The Cowgate area of the city, effectively known as “Little Ireland” was home to 12 000 Irish emigrants and in 1875 they were given a sense of community with the birth of the Hibees.  Hannon and Roscommon native Whelehan had established a model that would be followed in other Scottish cities.

Celtic FC (Glasgow, Scotland)

Glasgow boasted a far greater Irish population than Edinburgh during the late 1800`s.Brother Walfrid was an Irish Marist brother based in the city and was desperately trying to ease the plight of the Irish immigrants.
Walfrid was a keen fan of the Hibs model and had invited them to play in Glasgow on a few occasions, before deciding that the Irish population was so strong that they could have their own team. Thus, Celtic were born in 1888.To this very day the club maintain strong links with Ireland and boasts vast support there.

St Mirren FC (Paisley, Scotland)
St Mirren was founded in 1877 as a gentleman`s club boasting a variety of games including football, rugby and cricket. The club is named after Saint Mirren or Mirin who is the patron saint of Paisley.
Saint Mirren was born in Ireland and went to the monastery at Bangor Abbey in County Down. He became prior there and sought to spread the Christian Faith. His travels brought him to Scotland where under the leadership of St Regulus he brought the gospel to the west of Scotland. This is the only link the club has to the Emerald Isle.

Dundee United (Dundee, Scotland)
The last of the Irish links with Scottish teams takes us to Dundee United. Dundee United was founded originally in 1909 as Dundee Hibernian, an acknowledgement of the successful Hibees in Edinburgh. Dundee Harp had existed in the city from 1879 until 1897 but then the strong Irish population in the city needed a new club.
The club is known as the Tangerines, in reflection of the colour of the jerseys. When they originally founded they wore the traditional green and white hoops first used by Hibernian. A change of name in 1923 brought about a change of colour. The club was seen originally as a catholic outfit but have moved away from that. The only connection that the club still boast with Ireland is the Irish players they currently have amongst their ranks.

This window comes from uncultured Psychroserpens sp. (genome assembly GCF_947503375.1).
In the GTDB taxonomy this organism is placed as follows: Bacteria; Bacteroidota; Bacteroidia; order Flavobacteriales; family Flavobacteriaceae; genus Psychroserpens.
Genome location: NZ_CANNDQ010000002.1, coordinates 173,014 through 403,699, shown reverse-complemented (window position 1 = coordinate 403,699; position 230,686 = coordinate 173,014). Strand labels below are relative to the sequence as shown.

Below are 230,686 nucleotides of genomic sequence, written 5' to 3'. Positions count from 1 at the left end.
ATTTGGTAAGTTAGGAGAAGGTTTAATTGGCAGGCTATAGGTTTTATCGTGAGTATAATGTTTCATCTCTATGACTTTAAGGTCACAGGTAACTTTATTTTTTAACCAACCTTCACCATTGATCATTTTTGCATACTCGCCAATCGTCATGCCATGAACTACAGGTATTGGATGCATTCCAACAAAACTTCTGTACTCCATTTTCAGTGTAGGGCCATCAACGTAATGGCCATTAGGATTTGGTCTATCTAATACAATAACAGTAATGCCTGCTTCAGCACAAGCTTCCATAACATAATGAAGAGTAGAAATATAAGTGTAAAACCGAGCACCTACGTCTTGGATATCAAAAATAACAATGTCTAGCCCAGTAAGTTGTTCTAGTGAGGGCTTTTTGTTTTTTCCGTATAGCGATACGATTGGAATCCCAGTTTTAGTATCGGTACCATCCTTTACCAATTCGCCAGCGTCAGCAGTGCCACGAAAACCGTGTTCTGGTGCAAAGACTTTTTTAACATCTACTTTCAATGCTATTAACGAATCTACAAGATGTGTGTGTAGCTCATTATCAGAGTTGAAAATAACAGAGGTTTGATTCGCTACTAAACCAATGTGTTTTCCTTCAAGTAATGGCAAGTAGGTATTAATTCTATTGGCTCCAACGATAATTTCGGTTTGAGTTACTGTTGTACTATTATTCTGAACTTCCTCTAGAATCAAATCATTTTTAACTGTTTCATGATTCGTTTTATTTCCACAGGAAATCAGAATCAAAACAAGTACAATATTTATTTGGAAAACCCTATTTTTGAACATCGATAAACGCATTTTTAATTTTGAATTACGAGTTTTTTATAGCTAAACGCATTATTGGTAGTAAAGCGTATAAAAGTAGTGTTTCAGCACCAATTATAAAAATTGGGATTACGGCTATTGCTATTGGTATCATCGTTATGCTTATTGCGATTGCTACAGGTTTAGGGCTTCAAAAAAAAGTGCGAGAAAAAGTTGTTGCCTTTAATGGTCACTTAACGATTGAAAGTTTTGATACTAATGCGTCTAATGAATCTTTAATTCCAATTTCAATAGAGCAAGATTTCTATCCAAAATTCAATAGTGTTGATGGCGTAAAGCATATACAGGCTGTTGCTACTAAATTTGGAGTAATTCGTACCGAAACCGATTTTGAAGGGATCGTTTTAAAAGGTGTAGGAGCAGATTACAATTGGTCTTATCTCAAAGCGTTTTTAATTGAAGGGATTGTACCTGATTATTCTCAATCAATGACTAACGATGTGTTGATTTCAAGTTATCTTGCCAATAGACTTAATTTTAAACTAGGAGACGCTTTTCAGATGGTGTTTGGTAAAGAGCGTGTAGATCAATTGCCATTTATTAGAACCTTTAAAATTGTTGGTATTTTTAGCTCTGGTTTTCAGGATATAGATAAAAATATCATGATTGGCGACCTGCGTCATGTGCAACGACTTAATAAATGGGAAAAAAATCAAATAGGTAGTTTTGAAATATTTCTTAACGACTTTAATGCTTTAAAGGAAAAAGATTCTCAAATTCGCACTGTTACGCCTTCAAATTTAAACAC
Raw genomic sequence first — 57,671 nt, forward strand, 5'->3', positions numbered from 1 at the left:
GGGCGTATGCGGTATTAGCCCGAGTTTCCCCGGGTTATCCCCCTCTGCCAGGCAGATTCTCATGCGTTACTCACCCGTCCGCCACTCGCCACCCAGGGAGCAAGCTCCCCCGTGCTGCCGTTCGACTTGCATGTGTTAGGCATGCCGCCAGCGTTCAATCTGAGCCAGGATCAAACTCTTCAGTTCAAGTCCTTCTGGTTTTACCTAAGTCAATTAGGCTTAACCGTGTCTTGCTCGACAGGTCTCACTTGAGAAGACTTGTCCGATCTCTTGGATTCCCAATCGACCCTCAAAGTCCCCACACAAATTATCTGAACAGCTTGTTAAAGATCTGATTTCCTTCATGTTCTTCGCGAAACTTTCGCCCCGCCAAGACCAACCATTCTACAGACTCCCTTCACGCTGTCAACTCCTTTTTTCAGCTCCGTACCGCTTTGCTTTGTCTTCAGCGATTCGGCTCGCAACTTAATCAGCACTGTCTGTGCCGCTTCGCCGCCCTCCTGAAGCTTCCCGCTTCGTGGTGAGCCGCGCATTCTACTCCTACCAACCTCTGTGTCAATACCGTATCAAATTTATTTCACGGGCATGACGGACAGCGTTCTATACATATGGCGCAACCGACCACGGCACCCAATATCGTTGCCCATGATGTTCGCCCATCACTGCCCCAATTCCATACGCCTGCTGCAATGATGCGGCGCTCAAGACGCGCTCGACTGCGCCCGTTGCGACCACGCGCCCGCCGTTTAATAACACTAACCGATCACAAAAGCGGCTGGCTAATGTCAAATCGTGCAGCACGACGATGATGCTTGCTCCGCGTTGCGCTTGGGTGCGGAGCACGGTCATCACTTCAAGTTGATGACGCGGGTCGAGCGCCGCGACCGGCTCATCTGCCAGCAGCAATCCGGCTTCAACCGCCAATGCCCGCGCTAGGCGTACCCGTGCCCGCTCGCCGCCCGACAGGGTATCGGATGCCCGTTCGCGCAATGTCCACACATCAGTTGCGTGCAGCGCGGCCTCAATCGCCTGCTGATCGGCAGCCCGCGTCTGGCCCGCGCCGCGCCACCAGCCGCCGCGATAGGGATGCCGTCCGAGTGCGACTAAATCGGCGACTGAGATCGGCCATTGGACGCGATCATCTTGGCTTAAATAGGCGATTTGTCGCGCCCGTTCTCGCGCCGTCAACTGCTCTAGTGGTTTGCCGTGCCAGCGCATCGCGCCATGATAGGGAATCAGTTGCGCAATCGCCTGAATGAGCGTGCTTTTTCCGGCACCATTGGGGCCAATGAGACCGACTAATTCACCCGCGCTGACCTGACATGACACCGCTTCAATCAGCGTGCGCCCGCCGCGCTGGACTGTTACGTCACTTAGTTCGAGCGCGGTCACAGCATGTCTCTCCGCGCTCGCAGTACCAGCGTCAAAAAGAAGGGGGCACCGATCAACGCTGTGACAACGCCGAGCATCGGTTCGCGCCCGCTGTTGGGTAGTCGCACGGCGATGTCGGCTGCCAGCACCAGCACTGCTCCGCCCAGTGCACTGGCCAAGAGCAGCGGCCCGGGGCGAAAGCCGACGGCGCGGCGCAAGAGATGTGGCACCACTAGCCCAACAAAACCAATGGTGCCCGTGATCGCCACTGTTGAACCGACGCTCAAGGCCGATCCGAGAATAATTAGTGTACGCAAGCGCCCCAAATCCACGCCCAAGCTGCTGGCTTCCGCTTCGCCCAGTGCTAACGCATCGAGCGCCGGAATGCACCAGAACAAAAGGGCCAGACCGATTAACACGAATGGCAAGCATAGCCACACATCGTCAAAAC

UD Salamanca (Salamanca, Spain)
The club were originally founded by Irish students in 1907 although they now claim their official year of foundation to be 1923. Not much is known about their Irish links but they set a trend that few Irish men would follow. Patrick O’Connell became manager of Racing Santander in 1922 and in recent times Kevin Moran (joined Sporting Gijon in 1988), Ian Harte (joined Levante in 2004) and Steve Finnan (joined Espanyol in 2008) have ventured to Spain in search of glory.

Velez Sarsfield (Buenos Aires, Argentina)
Velez Sarsfield are based in the Liniers neighbourhood of western Buenos Aires. The club was founded in 1910 and boast a rich and successful history, having won 7 titles to date, their most recent been in 2009. The club are named after Dalmacio Velez Sarsfield who was an Argentine Lawyer and politician of Irish descent. He wrote the Argentine civil code of 1869, which founded civil law within the country. 

Club Deportivo O’Higgins (Rancagua, Chile)